Because of this, we will turn our attention to a simple momentum calculation. That will give us a way to rank growth using attributes of both size and speed.

Alternative measure of change: Growth momentum

To calculate momentum, we will resurrect a simple growth momentum calculation fully detailed in an article from the InContext archives.2 Borrowing the concept from physics, “the amount of momentum that an object has is dependent upon two variables: how much stuff is moving and how fast the stuff is moving.”3 In more technical terms:

momentum = mass × velocity

Furthermore, “a fast-moving small object and a larger but more slowly moving object might have the same momentum. If two objects have the same mass, then the one that is moving faster will have the larger momentum. Similarly, if two objects are moving at the same speed, then the object with more mass will have the larger momentum.”4

To put employment growth into momentum terms, we can substitute numeric growth for mass and the growth rate for velocity:

momentum = numeric change in employment × percent change in employment

If an industry is declining, the growth momentum is then multiplied by -1 to capture the fact that it has “negative growth.”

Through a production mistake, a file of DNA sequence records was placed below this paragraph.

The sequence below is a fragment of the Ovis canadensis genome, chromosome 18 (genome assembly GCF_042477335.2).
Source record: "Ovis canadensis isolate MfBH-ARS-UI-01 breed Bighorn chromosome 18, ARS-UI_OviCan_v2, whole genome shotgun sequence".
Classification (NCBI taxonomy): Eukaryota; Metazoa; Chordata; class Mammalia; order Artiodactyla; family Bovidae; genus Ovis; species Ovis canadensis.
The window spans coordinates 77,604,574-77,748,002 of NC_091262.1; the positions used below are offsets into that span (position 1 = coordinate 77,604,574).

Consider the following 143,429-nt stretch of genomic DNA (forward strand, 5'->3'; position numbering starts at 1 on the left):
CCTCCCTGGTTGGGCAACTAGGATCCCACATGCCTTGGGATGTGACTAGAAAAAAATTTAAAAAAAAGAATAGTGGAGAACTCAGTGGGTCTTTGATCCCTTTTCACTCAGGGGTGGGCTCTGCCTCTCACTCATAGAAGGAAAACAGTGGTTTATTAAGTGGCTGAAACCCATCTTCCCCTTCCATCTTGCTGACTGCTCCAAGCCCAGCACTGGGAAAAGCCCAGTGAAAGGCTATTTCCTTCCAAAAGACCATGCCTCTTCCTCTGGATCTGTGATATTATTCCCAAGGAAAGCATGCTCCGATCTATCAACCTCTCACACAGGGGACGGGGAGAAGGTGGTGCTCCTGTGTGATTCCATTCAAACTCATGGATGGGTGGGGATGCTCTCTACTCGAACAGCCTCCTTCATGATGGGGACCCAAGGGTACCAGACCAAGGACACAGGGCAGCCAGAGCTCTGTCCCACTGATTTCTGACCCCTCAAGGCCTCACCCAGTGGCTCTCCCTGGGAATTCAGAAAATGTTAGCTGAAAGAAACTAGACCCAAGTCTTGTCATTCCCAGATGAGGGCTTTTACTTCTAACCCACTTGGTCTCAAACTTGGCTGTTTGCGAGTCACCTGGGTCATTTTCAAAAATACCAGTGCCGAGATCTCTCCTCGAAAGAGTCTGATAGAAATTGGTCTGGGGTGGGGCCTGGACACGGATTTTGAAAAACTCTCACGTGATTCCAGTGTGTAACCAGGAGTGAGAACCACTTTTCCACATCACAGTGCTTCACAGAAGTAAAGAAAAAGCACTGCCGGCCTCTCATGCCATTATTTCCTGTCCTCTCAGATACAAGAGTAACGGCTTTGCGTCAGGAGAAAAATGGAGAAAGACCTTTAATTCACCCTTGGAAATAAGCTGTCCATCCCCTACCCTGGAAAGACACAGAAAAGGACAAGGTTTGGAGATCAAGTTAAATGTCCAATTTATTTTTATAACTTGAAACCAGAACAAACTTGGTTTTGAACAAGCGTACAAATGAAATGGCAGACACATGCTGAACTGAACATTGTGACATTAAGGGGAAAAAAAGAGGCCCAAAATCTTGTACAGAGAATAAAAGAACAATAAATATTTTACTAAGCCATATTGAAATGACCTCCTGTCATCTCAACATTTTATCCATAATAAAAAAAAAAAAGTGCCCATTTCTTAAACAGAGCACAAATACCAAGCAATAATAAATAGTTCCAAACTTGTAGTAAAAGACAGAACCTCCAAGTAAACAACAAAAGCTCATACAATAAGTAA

Table 1 shows the momentum calculations for Indiana and ranks for both Indiana and the nation. In Indiana, the three industry sectors with the most employment growth momentum over the decade are

  1. Transportation and warehousing
  2. Professional, scientific and technical services
  3. Manufacturing

Nationwide, the leading sectors on this measure are

  1. Transportation and warehousing
  2. Construction
  3. Health care and social services

Table 1: Employment growth momentum by industry sector, 2011 to 2021

Sector label Indiana U.S.
Rank Momentum value Numeric change Percent change Rank
Momentum leaders
Transportation & warehousing 1 16,988 46,117 37% 1
Professional, scientific & technical services 2 11,012 32,981 33% 4
Manufacturing 3 7,874 60,455 13% 10
Construction 4 7,249 29,503 25% 2
Health care & social services 5 6,249 49,312 13% 3
Admin, support & waste management 6 2,590 20,503 13% 5
Management of companies & enterprises 7 1,253 5,927 21% 6